Q1. Could you tell us a little about yourself as an introduction?
My name is Ellie Holmes and I write commercial women’s fiction and romantic mystery novellas. Both Essex and Cornwall are very dear to my heart and I use those two places as the sources of inspiration for my writing. Like most people I juggle commitments to family and friends with a part time job. When you add writing into the mix it tends to make my days hectic and my nights long but when you enjoy what you do you don’t mind about the long hours.
Q2. When did you realise you loved writing, and what was your journey like in becoming a published author?
I have been making up stories since I was a child. It was a hobby I felt compelled to pursue. It chose me rather than the other way round.
Once I grew up, I continued to write. After a few false starts, I developed a story I felt was potentially publishable and I decided to pursue the idea of writing professionally. I joined the Romantic Novelists’ Association and went to one of their conferences and it was through that conference that I signed a contract with a literary agent. We had several near misses over the years with different books I had written and after ten years of pursuing that elusive traditional publishing deal I decided to go the indie route and take my destiny into my own hands.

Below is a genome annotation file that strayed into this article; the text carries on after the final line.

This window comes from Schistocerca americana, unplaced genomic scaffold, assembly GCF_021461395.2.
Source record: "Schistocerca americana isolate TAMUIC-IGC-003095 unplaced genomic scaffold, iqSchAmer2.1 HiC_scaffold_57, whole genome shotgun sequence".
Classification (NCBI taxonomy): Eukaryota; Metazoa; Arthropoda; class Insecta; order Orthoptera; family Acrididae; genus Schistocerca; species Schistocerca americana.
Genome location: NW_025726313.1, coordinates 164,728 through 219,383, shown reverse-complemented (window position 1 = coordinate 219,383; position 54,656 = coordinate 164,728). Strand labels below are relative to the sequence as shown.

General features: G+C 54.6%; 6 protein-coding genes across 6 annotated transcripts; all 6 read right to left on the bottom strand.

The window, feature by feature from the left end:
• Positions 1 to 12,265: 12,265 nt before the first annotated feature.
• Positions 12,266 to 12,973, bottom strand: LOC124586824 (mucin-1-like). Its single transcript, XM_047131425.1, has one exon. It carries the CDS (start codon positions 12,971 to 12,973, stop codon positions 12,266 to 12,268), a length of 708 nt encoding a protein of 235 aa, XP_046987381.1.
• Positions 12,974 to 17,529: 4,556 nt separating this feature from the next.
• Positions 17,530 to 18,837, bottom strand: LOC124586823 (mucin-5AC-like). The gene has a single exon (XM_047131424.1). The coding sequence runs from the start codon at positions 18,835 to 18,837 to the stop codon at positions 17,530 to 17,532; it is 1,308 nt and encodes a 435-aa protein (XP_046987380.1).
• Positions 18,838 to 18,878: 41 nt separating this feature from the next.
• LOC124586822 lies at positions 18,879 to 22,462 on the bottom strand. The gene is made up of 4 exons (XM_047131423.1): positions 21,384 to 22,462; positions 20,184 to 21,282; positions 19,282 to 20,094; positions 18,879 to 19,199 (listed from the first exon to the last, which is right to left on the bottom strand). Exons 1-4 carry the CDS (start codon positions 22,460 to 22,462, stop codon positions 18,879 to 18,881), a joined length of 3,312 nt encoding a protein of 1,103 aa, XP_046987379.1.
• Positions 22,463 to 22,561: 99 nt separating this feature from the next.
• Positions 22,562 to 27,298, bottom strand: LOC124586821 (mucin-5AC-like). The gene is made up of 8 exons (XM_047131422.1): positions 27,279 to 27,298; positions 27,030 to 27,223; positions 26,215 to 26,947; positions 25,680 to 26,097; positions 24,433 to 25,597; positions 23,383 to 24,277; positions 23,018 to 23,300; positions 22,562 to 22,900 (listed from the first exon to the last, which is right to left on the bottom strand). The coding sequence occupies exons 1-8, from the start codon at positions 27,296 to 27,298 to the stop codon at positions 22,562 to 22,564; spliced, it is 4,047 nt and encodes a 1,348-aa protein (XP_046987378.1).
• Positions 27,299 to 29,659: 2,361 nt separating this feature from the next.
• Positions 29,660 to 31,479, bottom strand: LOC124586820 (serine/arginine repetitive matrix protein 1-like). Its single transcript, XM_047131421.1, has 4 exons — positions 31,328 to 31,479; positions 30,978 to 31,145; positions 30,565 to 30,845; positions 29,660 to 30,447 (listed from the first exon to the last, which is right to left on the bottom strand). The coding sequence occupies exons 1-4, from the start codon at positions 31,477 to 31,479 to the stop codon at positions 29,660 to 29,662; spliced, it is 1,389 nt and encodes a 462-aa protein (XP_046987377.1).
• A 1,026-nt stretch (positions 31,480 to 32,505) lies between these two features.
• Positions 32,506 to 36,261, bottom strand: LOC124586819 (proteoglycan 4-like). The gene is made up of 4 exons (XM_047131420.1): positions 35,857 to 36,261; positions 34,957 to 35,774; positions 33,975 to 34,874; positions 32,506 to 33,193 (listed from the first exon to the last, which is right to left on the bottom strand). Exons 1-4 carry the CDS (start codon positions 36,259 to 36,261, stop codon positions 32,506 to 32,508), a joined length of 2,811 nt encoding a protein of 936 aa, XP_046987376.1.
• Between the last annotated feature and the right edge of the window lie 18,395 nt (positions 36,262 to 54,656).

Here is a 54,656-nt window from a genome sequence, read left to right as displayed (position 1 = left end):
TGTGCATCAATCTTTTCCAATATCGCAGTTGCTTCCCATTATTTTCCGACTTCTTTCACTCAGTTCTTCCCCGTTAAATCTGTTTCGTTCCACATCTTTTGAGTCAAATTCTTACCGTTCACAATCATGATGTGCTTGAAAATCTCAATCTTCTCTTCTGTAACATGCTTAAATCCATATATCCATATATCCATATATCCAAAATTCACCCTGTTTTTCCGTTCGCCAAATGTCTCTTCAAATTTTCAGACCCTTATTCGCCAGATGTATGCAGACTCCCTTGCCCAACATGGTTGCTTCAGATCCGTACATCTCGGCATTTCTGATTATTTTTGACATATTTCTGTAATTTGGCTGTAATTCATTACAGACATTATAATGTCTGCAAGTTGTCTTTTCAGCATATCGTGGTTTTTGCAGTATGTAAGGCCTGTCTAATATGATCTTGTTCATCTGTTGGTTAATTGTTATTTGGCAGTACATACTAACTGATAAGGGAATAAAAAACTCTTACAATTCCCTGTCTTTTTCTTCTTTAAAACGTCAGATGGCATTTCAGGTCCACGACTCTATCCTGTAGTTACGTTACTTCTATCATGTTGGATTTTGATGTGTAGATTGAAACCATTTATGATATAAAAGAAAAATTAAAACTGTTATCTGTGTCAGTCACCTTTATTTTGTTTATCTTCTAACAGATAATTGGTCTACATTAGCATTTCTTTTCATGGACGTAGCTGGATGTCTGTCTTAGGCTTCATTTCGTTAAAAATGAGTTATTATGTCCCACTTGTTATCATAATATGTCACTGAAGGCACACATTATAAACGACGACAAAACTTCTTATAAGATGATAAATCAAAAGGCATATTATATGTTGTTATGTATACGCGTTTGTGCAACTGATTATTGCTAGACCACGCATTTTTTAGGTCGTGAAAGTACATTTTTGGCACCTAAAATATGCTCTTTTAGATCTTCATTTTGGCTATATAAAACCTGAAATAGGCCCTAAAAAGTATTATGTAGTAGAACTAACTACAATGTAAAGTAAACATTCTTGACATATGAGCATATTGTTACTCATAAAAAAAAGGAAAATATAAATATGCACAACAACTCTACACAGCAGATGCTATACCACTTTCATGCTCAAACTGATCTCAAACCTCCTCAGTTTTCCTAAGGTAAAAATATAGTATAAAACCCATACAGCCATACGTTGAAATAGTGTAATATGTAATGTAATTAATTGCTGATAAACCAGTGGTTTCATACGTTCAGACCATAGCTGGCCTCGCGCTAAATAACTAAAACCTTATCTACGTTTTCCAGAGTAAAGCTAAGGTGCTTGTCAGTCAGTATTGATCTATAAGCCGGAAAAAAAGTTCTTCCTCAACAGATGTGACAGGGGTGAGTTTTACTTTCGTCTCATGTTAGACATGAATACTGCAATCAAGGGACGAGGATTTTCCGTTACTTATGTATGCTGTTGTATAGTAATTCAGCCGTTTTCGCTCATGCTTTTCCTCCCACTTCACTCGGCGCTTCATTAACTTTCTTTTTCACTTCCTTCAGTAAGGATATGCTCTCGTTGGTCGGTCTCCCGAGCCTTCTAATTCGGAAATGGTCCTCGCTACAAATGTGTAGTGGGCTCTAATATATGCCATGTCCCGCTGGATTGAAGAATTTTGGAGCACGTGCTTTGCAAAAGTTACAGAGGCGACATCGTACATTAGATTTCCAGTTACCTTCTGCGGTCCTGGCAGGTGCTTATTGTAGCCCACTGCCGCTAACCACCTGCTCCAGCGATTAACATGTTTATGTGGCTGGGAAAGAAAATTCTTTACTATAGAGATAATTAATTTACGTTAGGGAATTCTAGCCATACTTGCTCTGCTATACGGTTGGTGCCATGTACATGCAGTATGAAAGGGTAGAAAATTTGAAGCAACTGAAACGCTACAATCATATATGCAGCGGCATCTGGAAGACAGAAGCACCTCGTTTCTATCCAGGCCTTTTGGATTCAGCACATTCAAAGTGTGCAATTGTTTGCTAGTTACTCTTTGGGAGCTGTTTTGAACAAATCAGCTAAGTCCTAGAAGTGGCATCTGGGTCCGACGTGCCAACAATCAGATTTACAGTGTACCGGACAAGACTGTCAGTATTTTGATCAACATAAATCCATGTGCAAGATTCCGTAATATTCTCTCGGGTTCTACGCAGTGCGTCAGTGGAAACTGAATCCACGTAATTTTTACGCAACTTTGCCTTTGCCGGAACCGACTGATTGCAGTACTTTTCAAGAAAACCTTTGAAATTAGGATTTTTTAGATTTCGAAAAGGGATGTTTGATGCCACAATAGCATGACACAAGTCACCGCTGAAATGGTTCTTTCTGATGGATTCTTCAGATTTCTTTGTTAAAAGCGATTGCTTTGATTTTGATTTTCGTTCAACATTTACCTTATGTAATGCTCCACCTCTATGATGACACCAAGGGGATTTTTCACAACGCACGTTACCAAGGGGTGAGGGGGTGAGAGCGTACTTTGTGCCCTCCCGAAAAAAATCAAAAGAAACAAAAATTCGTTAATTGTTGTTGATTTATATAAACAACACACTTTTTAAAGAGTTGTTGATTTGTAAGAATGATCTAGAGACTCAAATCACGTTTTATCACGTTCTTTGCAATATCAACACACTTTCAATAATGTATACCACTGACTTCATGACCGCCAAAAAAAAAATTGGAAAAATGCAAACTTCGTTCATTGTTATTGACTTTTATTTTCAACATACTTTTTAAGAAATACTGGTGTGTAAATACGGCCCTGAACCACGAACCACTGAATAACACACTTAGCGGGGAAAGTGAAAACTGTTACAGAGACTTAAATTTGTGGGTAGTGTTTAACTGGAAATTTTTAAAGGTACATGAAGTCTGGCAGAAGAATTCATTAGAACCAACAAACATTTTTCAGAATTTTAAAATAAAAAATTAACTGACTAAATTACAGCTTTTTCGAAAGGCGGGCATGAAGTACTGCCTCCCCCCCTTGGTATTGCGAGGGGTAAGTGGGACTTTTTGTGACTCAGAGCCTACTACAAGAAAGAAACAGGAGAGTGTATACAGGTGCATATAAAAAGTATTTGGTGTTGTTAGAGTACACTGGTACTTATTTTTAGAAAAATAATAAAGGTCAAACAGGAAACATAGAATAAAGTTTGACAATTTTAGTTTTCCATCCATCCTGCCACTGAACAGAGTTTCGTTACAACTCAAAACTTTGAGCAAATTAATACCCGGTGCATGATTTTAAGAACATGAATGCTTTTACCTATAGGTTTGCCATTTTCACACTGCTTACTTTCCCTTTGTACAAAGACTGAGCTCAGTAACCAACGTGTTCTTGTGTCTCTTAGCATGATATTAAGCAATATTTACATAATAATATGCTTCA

Q3. How did it feel when you first held a copy of The Flower Seller in your hands?
It was bittersweet. My parents had longed for that day to happen and they were no longer there to experience it with me so the moment was tinged with sadness but I was also very proud of what I had achieved.
Q4. I love how relatable all the characters are in The Flower Seller. Did you spend time constructing character profiles, or did they just flow?
I do make character notes which I add to as a story unfolds in my mind – their strengths and weaknesses, their goals and dreams, the things they are most afraid of. It’s a handy framework to refer back to especially if the plot takes a detour I hadn’t anticipated which often happens in my writing.
Q5. I found that the locations in the book also felt well researched and were easy to visualise through your writing. Especially ‘The Lodge’ and Wales. Are they based on real locations?
Thank you. I do work hard at making the settings of the book as realistic and relatable as possible.
The Lodge isn’t based on a real house but I had a very strong idea of how the outside would look early on and then conjured up suitable interiors. I love interior design and home magazines and they are a good source of inspiration when you are putting together a look for a particular character’s home.
The holiday in Wales takes place in Hay on Wye. It’s a place I have visited and I love the surrounding countryside. Whenever I go somewhere new I always write up some notes of the look and feel of a place on the off chance it may appear in a later piece of writing and that’s what happened here. What Jessie could see from her hotel room window was pretty much what I could see from mine.
Q6. Do you have a writing routine or any writing quirks?